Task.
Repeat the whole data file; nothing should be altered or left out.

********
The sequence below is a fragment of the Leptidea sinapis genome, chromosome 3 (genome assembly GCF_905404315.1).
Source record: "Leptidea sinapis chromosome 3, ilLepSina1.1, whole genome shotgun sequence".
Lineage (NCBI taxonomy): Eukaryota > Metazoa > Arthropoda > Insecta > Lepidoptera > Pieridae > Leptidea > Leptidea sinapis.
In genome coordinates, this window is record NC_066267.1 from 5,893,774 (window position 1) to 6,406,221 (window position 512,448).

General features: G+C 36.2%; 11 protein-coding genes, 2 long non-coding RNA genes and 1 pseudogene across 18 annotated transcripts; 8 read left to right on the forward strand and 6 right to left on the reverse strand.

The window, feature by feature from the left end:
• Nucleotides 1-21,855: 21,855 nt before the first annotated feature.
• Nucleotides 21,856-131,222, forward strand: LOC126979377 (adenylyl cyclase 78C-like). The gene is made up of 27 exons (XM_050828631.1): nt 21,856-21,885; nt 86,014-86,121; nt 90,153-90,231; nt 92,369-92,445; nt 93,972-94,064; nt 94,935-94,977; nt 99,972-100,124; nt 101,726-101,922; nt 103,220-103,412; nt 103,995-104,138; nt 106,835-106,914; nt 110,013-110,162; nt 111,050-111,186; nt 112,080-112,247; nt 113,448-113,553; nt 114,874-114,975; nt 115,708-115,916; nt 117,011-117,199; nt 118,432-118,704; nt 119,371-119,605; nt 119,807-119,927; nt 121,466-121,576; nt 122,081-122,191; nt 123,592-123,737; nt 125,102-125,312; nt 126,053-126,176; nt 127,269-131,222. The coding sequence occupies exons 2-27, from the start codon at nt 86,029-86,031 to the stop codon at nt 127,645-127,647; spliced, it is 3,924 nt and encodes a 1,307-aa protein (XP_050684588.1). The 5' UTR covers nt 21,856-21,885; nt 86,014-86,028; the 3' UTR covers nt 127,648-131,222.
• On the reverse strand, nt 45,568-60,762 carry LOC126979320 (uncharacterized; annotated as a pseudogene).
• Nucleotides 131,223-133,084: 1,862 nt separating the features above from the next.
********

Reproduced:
The sequence below is a fragment of the Leptidea sinapis genome, chromosome 3 (genome assembly GCF_905404315.1).
Source record: "Leptidea sinapis chromosome 3, ilLepSina1.1, whole genome shotgun sequence".
Lineage (NCBI taxonomy): Eukaryota > Metazoa > Arthropoda > Insecta > Lepidoptera > Pieridae > Leptidea > Leptidea sinapis.
In genome coordinates, this window is record NC_066267.1 from 5,893,774 (window position 1) to 6,406,221 (window position 512,448).

General features: G+C 36.2%; 11 protein-coding genes, 2 long non-coding RNA genes and 1 pseudogene across 18 annotated transcripts; 8 read left to right on the forward strand and 6 right to left on the reverse strand.

The window, feature by feature from the left end:
• Nucleotides 1-21,855: 21,855 nt before the first annotated feature.
• Nucleotides 21,856-131,222, forward strand: LOC126979377 (adenylyl cyclase 78C-like). The gene is made up of 27 exons (XM_050828631.1): nt 21,856-21,885; nt 86,014-86,121; nt 90,153-90,231; nt 92,369-92,445; nt 93,972-94,064; nt 94,935-94,977; nt 99,972-100,124; nt 101,726-101,922; nt 103,220-103,412; nt 103,995-104,138; nt 106,835-106,914; nt 110,013-110,162; nt 111,050-111,186; nt 112,080-112,247; nt 113,448-113,553; nt 114,874-114,975; nt 115,708-115,916; nt 117,011-117,199; nt 118,432-118,704; nt 119,371-119,605; nt 119,807-119,927; nt 121,466-121,576; nt 122,081-122,191; nt 123,592-123,737; nt 125,102-125,312; nt 126,053-126,176; nt 127,269-131,222. The coding sequence occupies exons 2-27, from the start codon at nt 86,029-86,031 to the stop codon at nt 127,645-127,647; spliced, it is 3,924 nt and encodes a 1,307-aa protein (XP_050684588.1). The 5' UTR covers nt 21,856-21,885; nt 86,014-86,028; the 3' UTR covers nt 127,648-131,222.
• On the reverse strand, nt 45,568-60,762 carry LOC126979320 (uncharacterized; annotated as a pseudogene).
• Nucleotides 131,223-133,084: 1,862 nt separating the features above from the next.